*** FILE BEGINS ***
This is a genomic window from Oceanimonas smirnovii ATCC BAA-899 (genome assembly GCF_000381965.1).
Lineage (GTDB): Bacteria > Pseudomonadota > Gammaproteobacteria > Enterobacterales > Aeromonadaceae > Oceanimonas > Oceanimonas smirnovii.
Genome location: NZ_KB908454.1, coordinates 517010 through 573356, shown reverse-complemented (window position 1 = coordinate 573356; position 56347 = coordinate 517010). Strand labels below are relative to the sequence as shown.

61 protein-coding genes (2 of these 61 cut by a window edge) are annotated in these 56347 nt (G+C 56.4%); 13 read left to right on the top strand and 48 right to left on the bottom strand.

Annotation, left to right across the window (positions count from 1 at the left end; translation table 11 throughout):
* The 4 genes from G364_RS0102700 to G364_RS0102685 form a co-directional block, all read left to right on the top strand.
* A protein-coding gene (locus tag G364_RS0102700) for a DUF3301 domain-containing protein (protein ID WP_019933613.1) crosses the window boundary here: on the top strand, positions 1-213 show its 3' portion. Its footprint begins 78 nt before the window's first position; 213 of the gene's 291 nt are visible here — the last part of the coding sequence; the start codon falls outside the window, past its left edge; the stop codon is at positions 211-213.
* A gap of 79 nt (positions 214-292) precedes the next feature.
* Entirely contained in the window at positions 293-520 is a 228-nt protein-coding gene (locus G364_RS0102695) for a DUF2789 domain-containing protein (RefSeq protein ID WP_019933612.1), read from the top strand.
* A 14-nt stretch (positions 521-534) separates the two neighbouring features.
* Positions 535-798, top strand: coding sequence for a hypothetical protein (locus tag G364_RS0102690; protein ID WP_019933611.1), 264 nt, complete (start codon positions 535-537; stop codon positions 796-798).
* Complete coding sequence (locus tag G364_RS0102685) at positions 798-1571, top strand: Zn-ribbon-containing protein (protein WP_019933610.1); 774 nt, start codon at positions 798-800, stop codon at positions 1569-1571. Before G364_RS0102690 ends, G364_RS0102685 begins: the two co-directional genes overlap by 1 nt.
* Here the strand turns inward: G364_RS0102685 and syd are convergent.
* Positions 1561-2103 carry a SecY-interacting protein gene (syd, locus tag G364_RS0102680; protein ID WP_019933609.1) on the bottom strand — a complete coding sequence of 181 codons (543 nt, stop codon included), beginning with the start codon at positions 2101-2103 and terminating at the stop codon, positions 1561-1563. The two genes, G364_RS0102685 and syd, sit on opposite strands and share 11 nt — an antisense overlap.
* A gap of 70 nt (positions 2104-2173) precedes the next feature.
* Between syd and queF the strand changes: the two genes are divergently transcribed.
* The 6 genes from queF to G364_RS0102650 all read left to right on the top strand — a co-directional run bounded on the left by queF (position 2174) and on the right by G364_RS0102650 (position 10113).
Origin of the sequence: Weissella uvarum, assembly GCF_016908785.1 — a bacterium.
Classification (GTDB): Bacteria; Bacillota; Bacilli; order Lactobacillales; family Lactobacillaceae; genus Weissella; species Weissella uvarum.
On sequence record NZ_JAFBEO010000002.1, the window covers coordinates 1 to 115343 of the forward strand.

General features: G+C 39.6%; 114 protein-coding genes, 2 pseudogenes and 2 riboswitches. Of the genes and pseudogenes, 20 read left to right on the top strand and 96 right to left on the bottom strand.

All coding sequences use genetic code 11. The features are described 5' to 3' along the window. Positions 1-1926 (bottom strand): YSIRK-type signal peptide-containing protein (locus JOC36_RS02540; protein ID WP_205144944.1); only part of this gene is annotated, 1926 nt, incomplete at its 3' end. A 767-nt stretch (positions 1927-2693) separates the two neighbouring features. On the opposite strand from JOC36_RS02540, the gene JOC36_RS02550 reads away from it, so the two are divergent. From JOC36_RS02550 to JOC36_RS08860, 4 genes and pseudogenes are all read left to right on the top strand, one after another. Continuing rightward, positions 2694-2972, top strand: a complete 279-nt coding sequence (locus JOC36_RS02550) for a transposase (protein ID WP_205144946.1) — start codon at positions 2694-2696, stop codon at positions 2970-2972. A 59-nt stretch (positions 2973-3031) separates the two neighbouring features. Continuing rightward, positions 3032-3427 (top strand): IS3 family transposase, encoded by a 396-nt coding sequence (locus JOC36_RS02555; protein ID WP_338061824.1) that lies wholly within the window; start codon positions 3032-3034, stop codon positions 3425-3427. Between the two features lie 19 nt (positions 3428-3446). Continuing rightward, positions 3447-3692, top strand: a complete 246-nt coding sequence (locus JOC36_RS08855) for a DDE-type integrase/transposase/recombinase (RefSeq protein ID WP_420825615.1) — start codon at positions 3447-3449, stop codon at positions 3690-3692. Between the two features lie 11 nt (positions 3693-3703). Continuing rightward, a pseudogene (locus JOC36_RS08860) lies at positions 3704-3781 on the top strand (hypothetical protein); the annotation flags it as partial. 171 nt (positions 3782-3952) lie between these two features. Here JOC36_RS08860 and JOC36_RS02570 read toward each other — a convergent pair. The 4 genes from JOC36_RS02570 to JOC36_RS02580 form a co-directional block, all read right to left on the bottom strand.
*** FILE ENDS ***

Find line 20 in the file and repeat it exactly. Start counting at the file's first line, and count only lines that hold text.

On sequence record NZ_JAFBEO010000002.1, the window covers coordinates 1 to 115343 of the forward strand.